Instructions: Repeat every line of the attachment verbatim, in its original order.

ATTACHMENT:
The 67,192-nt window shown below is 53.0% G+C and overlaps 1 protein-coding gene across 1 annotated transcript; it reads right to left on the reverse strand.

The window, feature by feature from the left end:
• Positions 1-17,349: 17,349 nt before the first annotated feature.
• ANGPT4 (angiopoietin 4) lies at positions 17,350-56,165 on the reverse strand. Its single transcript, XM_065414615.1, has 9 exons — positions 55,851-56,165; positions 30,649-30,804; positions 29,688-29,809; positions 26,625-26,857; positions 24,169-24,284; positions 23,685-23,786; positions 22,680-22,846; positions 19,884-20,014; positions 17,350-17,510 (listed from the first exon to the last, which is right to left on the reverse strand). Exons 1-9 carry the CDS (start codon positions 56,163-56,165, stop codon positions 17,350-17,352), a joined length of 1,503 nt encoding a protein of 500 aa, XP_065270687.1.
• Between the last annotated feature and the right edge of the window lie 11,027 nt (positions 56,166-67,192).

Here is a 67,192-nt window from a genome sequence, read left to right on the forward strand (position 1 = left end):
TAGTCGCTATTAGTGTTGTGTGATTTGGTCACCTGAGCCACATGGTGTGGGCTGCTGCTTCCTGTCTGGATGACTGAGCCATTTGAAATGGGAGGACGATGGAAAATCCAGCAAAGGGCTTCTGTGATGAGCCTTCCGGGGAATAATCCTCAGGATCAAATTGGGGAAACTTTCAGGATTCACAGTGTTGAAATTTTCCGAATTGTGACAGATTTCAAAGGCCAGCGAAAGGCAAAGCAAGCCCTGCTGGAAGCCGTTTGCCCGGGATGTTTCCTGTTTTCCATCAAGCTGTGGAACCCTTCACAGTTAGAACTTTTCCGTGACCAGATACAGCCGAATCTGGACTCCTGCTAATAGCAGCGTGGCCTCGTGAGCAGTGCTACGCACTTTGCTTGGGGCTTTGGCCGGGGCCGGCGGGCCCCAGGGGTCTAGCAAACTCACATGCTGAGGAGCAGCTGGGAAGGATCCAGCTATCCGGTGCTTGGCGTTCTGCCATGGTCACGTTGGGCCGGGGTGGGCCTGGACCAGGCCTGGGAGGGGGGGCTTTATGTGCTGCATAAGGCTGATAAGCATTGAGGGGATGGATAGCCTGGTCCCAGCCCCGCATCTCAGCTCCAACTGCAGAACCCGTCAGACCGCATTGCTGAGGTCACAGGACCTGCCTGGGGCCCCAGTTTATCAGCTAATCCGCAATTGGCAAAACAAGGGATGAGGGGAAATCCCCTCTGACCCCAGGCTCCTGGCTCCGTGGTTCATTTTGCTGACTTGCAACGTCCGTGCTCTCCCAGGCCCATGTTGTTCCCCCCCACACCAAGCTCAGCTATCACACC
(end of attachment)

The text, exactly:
The 67,192-nt window shown below is 53.0% G+C and overlaps 1 protein-coding gene across 1 annotated transcript; it reads right to left on the reverse strand.

The window, feature by feature from the left end:
• Positions 1-17,349: 17,349 nt before the first annotated feature.
• ANGPT4 (angiopoietin 4) lies at positions 17,350-56,165 on the reverse strand. Its single transcript, XM_065414615.1, has 9 exons — positions 55,851-56,165; positions 30,649-30,804; positions 29,688-29,809; positions 26,625-26,857; positions 24,169-24,284; positions 23,685-23,786; positions 22,680-22,846; positions 19,884-20,014; positions 17,350-17,510 (listed from the first exon to the last, which is right to left on the reverse strand). Exons 1-9 carry the CDS (start codon positions 56,163-56,165, stop codon positions 17,350-17,352), a joined length of 1,503 nt encoding a protein of 500 aa, XP_065270687.1.
• Between the last annotated feature and the right edge of the window lie 11,027 nt (positions 56,166-67,192).

Here is a 67,192-nt window from a genome sequence, read left to right on the forward strand (position 1 = left end):
TAGTCGCTATTAGTGTTGTGTGATTTGGTCACCTGAGCCACATGGTGTGGGCTGCTGCTTCCTGTCTGGATGACTGAGCCATTTGAAATGGGAGGACGATGGAAAATCCAGCAAAGGGCTTCTGTGATGAGCCTTCCGGGGAATAATCCTCAGGATCAAATTGGGGAAACTTTCAGGATTCACAGTGTTGAAATTTTCCGAATTGTGACAGATTTCAAAGGCCAGCGAAAGGCAAAGCAAGCCCTGCTGGAAGCCGTTTGCCCGGGATGTTTCCTGTTTTCCATCAAGCTGTGGAACCCTTCACAGTTAGAACTTTTCCGTGACCAGATACAGCCGAATCTGGACTCCTGCTAATAGCAGCGTGGCCTCGTGAGCAGTGCTACGCACTTTGCTTGGGGCTTTGGCCGGGGCCGGCGGGCCCCAGGGGTCTAGCAAACTCACATGCTGAGGAGCAGCTGGGAAGGATCCAGCTATCCGGTGCTTGGCGTTCTGCCATGGTCACGTTGGGCCGGGGTGGGCCTGGACCAGGCCTGGGAGGGGGGGCTTTATGTGCTGCATAAGGCTGATAAGCATTGAGGGGATGGATAGCCTGGTCCCAGCCCCGCATCTCAGCTCCAACTGCAGAACCCGTCAGACCGCATTGCTGAGGTCACAGGACCTGCCTGGGGCCCCAGTTTATCAGCTAATCCGCAATTGGCAAAACAAGGGATGAGGGGAAATCCCCTCTGACCCCAGGCTCCTGGCTCCGTGGTTCATTTTGCTGACTTGCAACGTCCGTGCTCTCCCAGGCCCATGTTGTTCCCCCCCACACCAAGCTCAGCTATCACACC